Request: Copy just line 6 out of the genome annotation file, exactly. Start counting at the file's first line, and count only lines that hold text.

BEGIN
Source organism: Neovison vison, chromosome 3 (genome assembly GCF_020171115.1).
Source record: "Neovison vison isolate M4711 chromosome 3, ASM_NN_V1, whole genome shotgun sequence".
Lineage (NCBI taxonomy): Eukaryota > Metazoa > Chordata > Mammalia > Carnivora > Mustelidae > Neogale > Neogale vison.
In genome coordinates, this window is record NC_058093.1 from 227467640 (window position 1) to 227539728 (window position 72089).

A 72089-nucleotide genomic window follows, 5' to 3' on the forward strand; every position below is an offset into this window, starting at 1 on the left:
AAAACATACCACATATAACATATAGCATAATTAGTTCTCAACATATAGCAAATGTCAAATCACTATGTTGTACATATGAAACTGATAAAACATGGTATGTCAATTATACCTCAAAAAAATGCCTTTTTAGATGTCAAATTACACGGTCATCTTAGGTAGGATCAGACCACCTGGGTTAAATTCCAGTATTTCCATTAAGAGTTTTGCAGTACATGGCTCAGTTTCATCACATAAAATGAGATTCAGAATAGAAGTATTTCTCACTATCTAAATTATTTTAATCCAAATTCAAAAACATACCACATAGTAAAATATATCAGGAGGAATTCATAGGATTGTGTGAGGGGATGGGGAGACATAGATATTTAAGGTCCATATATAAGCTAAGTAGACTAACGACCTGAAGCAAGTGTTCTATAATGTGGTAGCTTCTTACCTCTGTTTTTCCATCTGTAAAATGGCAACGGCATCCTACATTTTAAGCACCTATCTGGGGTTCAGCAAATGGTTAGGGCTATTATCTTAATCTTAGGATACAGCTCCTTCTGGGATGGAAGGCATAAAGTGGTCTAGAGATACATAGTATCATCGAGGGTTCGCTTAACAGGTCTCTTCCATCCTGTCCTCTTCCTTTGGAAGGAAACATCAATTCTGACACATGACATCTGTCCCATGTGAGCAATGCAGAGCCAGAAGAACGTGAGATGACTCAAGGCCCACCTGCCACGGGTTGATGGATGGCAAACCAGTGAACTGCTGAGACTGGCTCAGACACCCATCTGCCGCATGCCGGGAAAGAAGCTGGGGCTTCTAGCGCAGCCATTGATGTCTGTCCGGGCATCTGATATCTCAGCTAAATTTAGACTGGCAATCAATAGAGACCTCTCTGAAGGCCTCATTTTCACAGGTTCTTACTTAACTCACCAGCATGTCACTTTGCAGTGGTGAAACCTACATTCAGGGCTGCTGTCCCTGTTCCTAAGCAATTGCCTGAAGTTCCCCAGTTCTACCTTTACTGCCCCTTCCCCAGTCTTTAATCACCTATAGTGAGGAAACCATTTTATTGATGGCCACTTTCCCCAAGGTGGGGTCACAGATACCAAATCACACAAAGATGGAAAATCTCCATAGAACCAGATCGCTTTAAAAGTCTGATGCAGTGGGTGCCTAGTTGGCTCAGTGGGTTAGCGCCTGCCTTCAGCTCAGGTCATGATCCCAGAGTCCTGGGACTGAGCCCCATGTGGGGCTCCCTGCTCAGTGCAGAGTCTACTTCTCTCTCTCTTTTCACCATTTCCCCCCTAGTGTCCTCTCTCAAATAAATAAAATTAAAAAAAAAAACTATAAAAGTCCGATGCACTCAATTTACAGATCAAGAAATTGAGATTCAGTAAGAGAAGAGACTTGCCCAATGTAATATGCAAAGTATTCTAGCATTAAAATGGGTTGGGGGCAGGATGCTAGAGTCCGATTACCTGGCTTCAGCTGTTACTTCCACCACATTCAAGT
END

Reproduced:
AAAACATACCACATATAACATATAGCATAATTAGTTCTCAACATATAGCAAATGTCAAATCACTATGTTGTACATATGAAACTGATAAAACATGGTATGTCAATTATACCTCAAAAAAATGCCTTTTTAGATGTCAAATTACACGGTCATCTTAGGTAGGATCAGACCACCTGGGTTAAATTCCAGTATTTCCATTAAGAGTTTTGCAGTACATGGCTCAGTTTCATCACATAAAATGAGATTCAGAATAGAAGTATTTCTCACTATCTAAATTATTTTAATCCAAATTCAAAAACATACCACATAGTAAAATATATCAGGAGGAATTCATAGGATTGTGTGAGGGGATGGGGAGACATAGATATTTAAGGTCCATATATAAGCTAAGTAGACTAACGACCTGAAGCAAGTGTTCTATAATGTGGTAGCTTCTTACCTCTGTTTTTCCATCTGTAAAATGGCAACGGCATCCTACATTTTAAGCACCTATCTGGGGTTCAGCAAATGGTTAGGGCTATTATCTTAATCTTAGGATACAGCTCCTTCTGGGATGGAAGGCATAAAGTGGTCTAGAGATACATAGTATCATCGAGGGTTCGCTTAACAGGTCTCTTCCATCCTGTCCTCTTCCTTTGGAAGGAAACATCAATTCTGACACATGACATCTGTCCCATGTGAGCAATGCAGAGCCAGAAGAACGTGAGATGACTCAAGGCCCACCTGCCACGGGTTGATGGATGGCAAACCAGTGAACTGCTGAGACTGGCTCAGACACCCATCTGCCGCATGCCGGGAAAGAAGCTGGGGCTTCTAGCGCAGCCATTGATGTCTGTCCGGGCATCTGATATCTCAGCTAAATTTAGACTGGCAATCAATAGAGACCTCTCTGAAGGCCTCATTTTCACAGGTTCTTACTTAACTCACCAGCATGTCACTTTGCAGTGGTGAAACCTACATTCAGGGCTGCTGTCCCTGTTCCTAAGCAATTGCCTGAAGTTCCCCAGTTCTACCTTTACTGCCCCTTCCCCAGTCTTTAATCACCTATAGTGAGGAAACCATTTTATTGATGGCCACTTTCCCCAAGGTGGGGTCACAGATACCAAATCACACAAAGATGGAAAATCTCCATAGAACCAGATCGCTTTAAAAGTCTGATGCAGTGGGTGCCTAGTTGGCTCAGTGGGTTAGCGCCTGCCTTCAGCTCAGGTCATGATCCCAGAGTCCTGGGACTGAGCCCCATGTGGGGCTCCCTGCTCAGTGCAGAGTCTACTTCTCTCTCTCTTTTCACCATTTCCCCCCTAGTGTCCTCTCTCAAATAAATAAAATTAAAAAAAAAAACTATAAAAGTCCGATGCACTCAATTTACAGATCAAGAAATTGAGATTCAGTAAGAGAAGAGACTTGCCCAATGTAATATGCAAAGTATTCTAGCATTAAAATGGGTTGGGGGCAGGATGCTAGAGTCCGATTACCTGGCTTCAGCTGTTACTTCCACCACATTCAAGT